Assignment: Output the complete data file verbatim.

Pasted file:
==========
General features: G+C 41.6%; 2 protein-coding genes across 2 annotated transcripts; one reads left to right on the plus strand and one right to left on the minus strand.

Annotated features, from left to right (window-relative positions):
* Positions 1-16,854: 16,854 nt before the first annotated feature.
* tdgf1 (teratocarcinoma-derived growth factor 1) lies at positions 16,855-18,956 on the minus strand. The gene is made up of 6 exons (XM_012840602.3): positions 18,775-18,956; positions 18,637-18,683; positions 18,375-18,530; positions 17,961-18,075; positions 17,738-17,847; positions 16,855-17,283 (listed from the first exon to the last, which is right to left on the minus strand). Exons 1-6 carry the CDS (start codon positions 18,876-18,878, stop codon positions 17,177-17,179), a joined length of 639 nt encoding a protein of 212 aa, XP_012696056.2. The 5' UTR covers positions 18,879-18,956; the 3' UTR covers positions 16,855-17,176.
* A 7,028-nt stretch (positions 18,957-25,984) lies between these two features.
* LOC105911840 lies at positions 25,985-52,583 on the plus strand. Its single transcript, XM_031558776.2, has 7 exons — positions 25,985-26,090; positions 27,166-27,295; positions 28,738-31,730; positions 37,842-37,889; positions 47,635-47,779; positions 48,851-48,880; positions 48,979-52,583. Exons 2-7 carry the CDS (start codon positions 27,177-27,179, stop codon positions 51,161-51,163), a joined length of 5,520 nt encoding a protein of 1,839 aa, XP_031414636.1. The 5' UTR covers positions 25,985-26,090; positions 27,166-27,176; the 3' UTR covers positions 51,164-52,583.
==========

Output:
General features: G+C 41.6%; 2 protein-coding genes across 2 annotated transcripts; one reads left to right on the plus strand and one right to left on the minus strand.

Annotated features, from left to right (window-relative positions):
* Positions 1-16,854: 16,854 nt before the first annotated feature.
* tdgf1 (teratocarcinoma-derived growth factor 1) lies at positions 16,855-18,956 on the minus strand. The gene is made up of 6 exons (XM_012840602.3): positions 18,775-18,956; positions 18,637-18,683; positions 18,375-18,530; positions 17,961-18,075; positions 17,738-17,847; positions 16,855-17,283 (listed from the first exon to the last, which is right to left on the minus strand). Exons 1-6 carry the CDS (start codon positions 18,876-18,878, stop codon positions 17,177-17,179), a joined length of 639 nt encoding a protein of 212 aa, XP_012696056.2. The 5' UTR covers positions 18,879-18,956; the 3' UTR covers positions 16,855-17,176.
* A 7,028-nt stretch (positions 18,957-25,984) lies between these two features.
* LOC105911840 lies at positions 25,985-52,583 on the plus strand. Its single transcript, XM_031558776.2, has 7 exons — positions 25,985-26,090; positions 27,166-27,295; positions 28,738-31,730; positions 37,842-37,889; positions 47,635-47,779; positions 48,851-48,880; positions 48,979-52,583. Exons 2-7 carry the CDS (start codon positions 27,177-27,179, stop codon positions 51,161-51,163), a joined length of 5,520 nt encoding a protein of 1,839 aa, XP_031414636.1. The 5' UTR covers positions 25,985-26,090; positions 27,166-27,176; the 3' UTR covers positions 51,164-52,583.